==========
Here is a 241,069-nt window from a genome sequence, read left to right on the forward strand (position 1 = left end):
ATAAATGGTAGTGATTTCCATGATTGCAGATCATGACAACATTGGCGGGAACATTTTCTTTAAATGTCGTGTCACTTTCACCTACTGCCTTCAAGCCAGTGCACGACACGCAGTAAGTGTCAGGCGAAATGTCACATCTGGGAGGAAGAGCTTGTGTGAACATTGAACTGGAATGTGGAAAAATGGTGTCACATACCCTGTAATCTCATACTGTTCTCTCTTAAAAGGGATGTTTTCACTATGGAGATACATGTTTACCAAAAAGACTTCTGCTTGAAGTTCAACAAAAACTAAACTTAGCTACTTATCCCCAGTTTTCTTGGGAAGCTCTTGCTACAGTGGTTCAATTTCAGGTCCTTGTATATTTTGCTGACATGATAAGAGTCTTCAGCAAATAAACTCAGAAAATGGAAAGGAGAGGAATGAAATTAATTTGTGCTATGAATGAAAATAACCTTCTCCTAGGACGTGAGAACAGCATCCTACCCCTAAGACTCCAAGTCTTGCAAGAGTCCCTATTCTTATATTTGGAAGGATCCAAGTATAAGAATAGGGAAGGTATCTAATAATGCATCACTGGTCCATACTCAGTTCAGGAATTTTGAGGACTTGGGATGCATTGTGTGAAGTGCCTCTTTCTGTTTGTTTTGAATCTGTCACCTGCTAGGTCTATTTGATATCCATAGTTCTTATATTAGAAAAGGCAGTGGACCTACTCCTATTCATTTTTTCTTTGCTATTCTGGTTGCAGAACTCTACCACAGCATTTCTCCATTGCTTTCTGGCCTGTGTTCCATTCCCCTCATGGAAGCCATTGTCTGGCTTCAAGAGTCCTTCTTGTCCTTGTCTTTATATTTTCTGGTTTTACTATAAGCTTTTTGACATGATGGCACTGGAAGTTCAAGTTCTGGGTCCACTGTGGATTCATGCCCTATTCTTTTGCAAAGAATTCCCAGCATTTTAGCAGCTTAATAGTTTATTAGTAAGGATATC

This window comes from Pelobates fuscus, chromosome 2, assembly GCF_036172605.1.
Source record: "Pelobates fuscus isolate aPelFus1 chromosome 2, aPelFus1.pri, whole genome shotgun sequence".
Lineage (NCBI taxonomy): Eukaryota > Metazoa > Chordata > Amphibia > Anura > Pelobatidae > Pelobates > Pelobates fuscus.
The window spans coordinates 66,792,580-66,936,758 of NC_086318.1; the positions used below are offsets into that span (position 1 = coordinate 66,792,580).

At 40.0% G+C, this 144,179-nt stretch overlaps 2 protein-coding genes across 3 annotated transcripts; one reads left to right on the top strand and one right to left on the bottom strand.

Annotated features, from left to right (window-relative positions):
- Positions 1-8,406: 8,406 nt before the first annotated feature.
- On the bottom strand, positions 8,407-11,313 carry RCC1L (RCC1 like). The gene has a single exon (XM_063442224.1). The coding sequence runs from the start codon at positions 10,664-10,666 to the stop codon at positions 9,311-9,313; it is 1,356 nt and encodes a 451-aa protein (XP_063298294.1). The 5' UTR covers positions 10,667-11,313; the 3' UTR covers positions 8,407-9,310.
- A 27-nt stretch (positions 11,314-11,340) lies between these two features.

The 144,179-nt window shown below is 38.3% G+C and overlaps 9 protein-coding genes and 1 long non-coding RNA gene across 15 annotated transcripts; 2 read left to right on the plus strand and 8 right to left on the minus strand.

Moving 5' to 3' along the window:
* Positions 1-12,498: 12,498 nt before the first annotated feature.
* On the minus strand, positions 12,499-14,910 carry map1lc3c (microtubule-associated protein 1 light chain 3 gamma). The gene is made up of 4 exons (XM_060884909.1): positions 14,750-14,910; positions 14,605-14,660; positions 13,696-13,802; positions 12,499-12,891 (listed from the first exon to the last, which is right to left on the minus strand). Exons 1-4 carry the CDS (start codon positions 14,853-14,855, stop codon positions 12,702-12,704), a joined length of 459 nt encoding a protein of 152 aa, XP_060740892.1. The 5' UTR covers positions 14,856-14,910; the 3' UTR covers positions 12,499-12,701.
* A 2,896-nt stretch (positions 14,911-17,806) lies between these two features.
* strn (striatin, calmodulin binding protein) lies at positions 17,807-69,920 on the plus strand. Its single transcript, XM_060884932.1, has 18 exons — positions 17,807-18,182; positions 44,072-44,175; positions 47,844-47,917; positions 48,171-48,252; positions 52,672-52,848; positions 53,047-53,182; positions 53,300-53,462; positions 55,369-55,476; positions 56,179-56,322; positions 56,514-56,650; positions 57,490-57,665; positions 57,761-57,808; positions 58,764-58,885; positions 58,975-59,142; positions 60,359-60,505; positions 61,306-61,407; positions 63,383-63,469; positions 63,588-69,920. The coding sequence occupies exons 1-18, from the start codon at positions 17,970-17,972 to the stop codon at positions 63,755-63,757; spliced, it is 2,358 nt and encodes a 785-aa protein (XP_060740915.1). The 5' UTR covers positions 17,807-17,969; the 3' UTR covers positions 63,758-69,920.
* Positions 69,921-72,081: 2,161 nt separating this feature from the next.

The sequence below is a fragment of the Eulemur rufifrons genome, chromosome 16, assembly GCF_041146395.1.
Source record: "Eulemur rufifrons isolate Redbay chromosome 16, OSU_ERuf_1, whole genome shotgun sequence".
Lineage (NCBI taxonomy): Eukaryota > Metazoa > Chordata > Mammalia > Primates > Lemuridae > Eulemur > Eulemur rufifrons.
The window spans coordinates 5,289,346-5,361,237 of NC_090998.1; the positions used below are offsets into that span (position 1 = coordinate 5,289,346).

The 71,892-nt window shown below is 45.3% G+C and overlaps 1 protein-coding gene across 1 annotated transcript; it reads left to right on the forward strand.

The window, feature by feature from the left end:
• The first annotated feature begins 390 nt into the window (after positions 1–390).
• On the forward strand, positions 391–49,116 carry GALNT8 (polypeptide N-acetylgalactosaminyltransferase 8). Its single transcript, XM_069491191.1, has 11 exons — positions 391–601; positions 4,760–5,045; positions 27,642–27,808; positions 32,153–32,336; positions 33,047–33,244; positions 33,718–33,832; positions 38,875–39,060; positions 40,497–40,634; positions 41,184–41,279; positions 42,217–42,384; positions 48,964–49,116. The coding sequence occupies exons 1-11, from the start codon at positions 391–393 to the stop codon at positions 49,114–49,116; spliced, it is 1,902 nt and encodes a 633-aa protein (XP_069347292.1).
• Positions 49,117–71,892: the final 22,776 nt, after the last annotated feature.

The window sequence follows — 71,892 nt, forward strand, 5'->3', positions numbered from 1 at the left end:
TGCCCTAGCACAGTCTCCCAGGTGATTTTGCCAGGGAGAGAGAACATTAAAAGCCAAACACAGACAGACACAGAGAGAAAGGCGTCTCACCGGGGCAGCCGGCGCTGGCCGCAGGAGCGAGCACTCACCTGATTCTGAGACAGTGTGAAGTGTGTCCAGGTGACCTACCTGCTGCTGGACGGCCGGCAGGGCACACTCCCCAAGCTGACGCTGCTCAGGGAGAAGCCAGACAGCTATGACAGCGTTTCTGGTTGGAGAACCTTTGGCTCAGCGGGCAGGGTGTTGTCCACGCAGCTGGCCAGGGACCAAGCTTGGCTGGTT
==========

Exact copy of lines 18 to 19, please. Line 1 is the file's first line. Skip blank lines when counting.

* Positions 69,921-72,081: 2,161 nt separating this feature from the next.

The sequence below is a fragment of the Eulemur rufifrons genome, chromosome 16, assembly GCF_041146395.1.